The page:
Kamila Valieva isn’t the first young athlete accused of doping at the Olympics, and she surely won’t be the last unless we start taking the special circumstances of youth athletes seriously.
Concerns about youth doping were amplified at the 2022 Olympic Winter Games in Beijing following the news that Valieva, a 15-year-old Russian figure skater, had tested positive for the banned substance trimetazidine. The delayed news of her positive test raised many questions, including whether it is time to add minimum age limits to Olympic participation.
Age limits at the Olympics are set by each International Federations (IF) — the international sports bodies that govern individual sports — and not by the International Olympic Committee. Specifically, Rule 42 of the Olympic Charter states: “There may be no age limit for competitors in the Olympic Games other than as prescribed in the competition rules of an IF as approved by the IOC Executive Board.”
Just like the IOC does for sex testing, eligibility rules for age are deferred to the IFs. Some IFs have decided that age matters, and imposed minimum age restrictions for Olympic participation — others have not. These range from 13 for fencing and 14 for taekwondo and bobsled, to 17 for wrestling, cycling and weightlifting, and 20 for the marathon.
How young is too young?
Many people believe Valieva is too young to have doped without adult involvement. But there is no “too young” to commit a doping offense. For example, a 12-year-old Polish boy tested positive for nikethamide and received a two-year ban from the Federation Internationale de L'Automobile. His lawyer argued he should not be sanctioned because he was too young to compete at the Youth Olympic Games (YOG). Despite his age, and the banned substance being traced to an energy bar, the Court of Arbitration for Sport only reduced his ban by six months, noting he was not too young for the anti-doping rules to apply.
At the inaugural YOG, two 17-year-old wrestlers failed doping tests and were required to forfeit their participation certificates and any medals won. Both were suspended from the sport for two years, and their names were entered into the public doping registry of the IF (now known as United World Wresting), despite their legal status as minors.
Two more examples illustrate that age does not protect an athlete from the consequences of doping at the Olympics. At the 1972 Summer Games, 16-year-old swimmer Rick DeMont of the United States lost his gold medal in the 400-metre freestyle when he tested positive for ephedrine. All involved in the case understood that the ephedrine was part of his prescription asthma medication. His team physician failed to disclose the athlete’s required use of the medication, yet the disqualification stood.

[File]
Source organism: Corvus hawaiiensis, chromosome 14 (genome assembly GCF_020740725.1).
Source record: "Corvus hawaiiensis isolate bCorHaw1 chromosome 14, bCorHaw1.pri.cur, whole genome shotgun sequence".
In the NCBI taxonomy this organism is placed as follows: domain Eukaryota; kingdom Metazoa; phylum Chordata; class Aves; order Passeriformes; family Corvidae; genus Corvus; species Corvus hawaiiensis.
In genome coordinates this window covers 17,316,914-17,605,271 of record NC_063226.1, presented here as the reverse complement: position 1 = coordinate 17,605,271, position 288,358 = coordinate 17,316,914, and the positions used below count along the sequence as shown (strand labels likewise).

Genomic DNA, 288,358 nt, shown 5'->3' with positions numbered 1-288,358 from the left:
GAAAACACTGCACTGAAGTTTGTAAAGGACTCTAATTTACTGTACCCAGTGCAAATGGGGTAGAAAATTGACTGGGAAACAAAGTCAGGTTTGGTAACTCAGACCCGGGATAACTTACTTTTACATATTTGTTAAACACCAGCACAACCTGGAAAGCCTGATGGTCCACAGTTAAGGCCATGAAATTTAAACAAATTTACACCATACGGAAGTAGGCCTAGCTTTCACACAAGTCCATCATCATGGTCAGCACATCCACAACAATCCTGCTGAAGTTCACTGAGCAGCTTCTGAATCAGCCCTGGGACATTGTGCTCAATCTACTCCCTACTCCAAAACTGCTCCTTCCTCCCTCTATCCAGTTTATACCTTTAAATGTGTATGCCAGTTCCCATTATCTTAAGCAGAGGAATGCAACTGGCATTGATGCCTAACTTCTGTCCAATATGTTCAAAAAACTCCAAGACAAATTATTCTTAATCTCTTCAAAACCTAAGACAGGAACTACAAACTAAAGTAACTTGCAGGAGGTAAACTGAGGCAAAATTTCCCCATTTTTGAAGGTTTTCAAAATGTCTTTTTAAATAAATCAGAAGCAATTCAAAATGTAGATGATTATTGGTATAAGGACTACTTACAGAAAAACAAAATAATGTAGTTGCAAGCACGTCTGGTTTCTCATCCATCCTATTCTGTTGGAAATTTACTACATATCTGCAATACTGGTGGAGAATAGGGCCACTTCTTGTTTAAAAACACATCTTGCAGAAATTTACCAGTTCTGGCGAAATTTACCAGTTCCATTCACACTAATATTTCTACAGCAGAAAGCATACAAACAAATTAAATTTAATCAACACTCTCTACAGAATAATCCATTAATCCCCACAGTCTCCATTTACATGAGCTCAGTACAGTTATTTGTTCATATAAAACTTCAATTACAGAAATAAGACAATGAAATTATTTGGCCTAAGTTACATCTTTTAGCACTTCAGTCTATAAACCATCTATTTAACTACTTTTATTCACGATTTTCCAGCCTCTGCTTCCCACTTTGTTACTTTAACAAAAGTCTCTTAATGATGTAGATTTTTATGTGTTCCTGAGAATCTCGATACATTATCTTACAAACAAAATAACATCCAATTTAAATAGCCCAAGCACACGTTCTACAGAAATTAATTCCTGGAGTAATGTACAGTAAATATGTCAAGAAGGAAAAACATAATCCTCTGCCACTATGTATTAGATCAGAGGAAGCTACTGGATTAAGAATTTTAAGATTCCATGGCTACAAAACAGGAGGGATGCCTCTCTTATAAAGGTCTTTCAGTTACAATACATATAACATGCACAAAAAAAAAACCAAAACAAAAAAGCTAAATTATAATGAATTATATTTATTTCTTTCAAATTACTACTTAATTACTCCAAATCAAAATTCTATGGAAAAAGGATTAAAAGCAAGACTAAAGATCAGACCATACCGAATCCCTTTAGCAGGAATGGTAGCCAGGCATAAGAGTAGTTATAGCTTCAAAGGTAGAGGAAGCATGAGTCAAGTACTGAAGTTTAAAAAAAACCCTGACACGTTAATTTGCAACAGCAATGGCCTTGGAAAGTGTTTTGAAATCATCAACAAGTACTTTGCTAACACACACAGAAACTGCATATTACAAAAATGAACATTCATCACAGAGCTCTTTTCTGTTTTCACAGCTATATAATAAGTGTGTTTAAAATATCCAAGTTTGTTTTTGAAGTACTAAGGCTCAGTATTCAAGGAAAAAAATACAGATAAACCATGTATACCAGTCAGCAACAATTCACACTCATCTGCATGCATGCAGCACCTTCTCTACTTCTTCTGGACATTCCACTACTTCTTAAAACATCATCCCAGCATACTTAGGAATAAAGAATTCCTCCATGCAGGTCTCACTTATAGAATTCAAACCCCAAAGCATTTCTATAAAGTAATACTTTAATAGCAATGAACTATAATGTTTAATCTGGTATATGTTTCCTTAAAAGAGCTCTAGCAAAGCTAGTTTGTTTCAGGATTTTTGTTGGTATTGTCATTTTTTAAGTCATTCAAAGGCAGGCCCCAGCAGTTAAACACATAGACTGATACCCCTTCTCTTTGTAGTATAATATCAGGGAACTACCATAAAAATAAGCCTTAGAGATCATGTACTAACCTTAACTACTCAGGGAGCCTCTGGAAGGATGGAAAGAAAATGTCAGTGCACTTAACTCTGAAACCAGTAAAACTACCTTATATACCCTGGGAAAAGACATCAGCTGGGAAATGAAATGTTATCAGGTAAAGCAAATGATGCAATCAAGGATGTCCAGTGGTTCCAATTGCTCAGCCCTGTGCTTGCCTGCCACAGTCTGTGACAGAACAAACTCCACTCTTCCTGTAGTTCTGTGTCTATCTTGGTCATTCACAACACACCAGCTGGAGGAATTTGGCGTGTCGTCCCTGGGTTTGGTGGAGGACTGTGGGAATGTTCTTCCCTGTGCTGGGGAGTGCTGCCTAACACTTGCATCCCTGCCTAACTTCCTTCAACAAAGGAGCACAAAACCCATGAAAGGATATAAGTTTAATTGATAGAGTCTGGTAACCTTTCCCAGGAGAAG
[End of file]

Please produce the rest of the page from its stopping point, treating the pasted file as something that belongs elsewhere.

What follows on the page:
Sixteen-year-old Romanian gymnast Andreea Răducan was in the same boat at the Sydney 2000 Olympics, when a cold tablet given to her by her team physician contained a banned substance. Jacques Rogge, who was appointed president of the IOC a year later, acknowledged to reporters the injustice of the situation: “This is one of the worst experiences I have had in my Olympic life.”
The Olympic movement has long held the position that doping rules are firm. What’s different now is the increased awareness of athlete mental health, the role of the entourage and the risks associated with overtraining and specialization at a young age. The range of reactions to Valieva’s saga, from Tara Lipinski’s outrage to Katarina Witt’s compassion, highlights the need to consider different models of youth participation.
Age limits for athletes: yay or nay?
Banning young athletes from the Olympics would mean we miss spectacular performances like Chinese diver Fu Mingxia’s gold in the 10-metre platform diving at the Barcelona 1992 Olympics at age 13, and Romanian gymnast Nadia Comaneci’s perfect 10 at the 1976 Montreal Olympics at age 14.
But considering all we know about overtraining, exploitation and abuse in sport, that might not be a bad thing.
Solutions must recognize that child athletes are the most vulnerable population affected by doping and, legally, have not developed the capacity to make rational, independent decisions. As the history and philosophy of childhood literature establishes, the division between childhood and adulthood, and the time in between, is hard to categorize and is culturally conditioned.
WADA now acknowledges protected persons as athletes who are under 16 years (or under 18 if the athlete is not part of a registered testing pool or has not competed at international events) or are otherwise not legally competent. The code states that mandatory public disclosure is not required when a protected person commits an anti-doping rule violation, but it does not go so far as to prohibit media reporting on the athlete. What this means in practice is unclear.
Many questions remain about why Valieva was permitted to continue competing, and more debate about what we owe “protected people” is needed.